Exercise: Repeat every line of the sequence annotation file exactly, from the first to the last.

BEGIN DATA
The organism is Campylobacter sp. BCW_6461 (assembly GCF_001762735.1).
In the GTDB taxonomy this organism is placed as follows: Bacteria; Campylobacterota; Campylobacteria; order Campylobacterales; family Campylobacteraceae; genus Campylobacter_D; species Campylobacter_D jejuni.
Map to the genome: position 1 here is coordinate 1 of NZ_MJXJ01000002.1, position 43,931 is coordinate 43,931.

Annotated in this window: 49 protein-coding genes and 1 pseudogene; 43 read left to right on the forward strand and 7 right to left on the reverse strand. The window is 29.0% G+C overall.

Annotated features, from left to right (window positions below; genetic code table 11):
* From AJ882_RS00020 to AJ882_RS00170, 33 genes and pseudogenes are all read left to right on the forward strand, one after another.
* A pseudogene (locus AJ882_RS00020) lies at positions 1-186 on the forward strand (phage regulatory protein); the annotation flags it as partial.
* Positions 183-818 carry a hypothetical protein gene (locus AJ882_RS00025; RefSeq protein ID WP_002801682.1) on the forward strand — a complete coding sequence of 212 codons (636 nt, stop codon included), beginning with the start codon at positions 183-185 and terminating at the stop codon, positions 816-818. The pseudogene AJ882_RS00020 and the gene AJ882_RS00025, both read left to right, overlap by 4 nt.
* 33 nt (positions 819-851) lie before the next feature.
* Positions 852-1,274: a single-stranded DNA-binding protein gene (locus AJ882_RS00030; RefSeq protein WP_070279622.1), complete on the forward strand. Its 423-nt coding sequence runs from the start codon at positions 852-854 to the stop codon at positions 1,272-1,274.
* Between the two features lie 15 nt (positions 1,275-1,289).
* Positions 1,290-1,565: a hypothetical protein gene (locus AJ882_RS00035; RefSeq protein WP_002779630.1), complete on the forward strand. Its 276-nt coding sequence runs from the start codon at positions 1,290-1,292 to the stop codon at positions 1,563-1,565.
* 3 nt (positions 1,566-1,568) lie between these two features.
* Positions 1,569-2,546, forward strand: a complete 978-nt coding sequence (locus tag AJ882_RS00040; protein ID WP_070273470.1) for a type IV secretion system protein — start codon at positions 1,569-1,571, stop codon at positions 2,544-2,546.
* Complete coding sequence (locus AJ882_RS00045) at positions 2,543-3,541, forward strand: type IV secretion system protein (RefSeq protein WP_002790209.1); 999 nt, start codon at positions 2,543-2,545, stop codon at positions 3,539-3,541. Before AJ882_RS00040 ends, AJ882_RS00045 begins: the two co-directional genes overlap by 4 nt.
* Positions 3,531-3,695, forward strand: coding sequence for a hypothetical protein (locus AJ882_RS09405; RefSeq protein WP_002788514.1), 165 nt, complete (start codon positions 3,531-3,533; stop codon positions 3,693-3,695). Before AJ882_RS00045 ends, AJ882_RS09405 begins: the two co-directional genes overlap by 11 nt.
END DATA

The organism is Campylobacter sp. BCW_6461 (assembly GCF_001762735.1).
In the GTDB taxonomy this organism is placed as follows: Bacteria; Campylobacterota; Campylobacteria; order Campylobacterales; family Campylobacteraceae; genus Campylobacter_D; species Campylobacter_D jejuni.
Map to the genome: position 1 here is coordinate 1 of NZ_MJXJ01000002.1, position 43,931 is coordinate 43,931.

Annotated in this window: 49 protein-coding genes and 1 pseudogene; 43 read left to right on the forward strand and 7 right to left on the reverse strand. The window is 29.0% G+C overall.

Annotated features, from left to right (window positions below; genetic code table 11):
* From AJ882_RS00020 to AJ882_RS00170, 33 genes and pseudogenes are all read left to right on the forward strand, one after another.
* A pseudogene (locus AJ882_RS00020) lies at positions 1-186 on the forward strand (phage regulatory protein); the annotation flags it as partial.
* Positions 183-818 carry a hypothetical protein gene (locus AJ882_RS00025; RefSeq protein ID WP_002801682.1) on the forward strand — a complete coding sequence of 212 codons (636 nt, stop codon included), beginning with the start codon at positions 183-185 and terminating at the stop codon, positions 816-818. The pseudogene AJ882_RS00020 and the gene AJ882_RS00025, both read left to right, overlap by 4 nt.
* 33 nt (positions 819-851) lie before the next feature.
* Positions 852-1,274: a single-stranded DNA-binding protein gene (locus AJ882_RS00030; RefSeq protein WP_070279622.1), complete on the forward strand. Its 423-nt coding sequence runs from the start codon at positions 852-854 to the stop codon at positions 1,272-1,274.
* Between the two features lie 15 nt (positions 1,275-1,289).
* Positions 1,290-1,565: a hypothetical protein gene (locus AJ882_RS00035; RefSeq protein WP_002779630.1), complete on the forward strand. Its 276-nt coding sequence runs from the start codon at positions 1,290-1,292 to the stop codon at positions 1,563-1,565.
* 3 nt (positions 1,566-1,568) lie between these two features.
* Positions 1,569-2,546, forward strand: a complete 978-nt coding sequence (locus tag AJ882_RS00040; protein ID WP_070273470.1) for a type IV secretion system protein — start codon at positions 1,569-1,571, stop codon at positions 2,544-2,546.
* Complete coding sequence (locus AJ882_RS00045) at positions 2,543-3,541, forward strand: type IV secretion system protein (RefSeq protein WP_002790209.1); 999 nt, start codon at positions 2,543-2,545, stop codon at positions 3,539-3,541. Before AJ882_RS00040 ends, AJ882_RS00045 begins: the two co-directional genes overlap by 4 nt.
* Positions 3,531-3,695, forward strand: coding sequence for a hypothetical protein (locus AJ882_RS09405; RefSeq protein WP_002788514.1), 165 nt, complete (start codon positions 3,531-3,533; stop codon positions 3,693-3,695). Before AJ882_RS00045 ends, AJ882_RS09405 begins: the two co-directional genes overlap by 11 nt.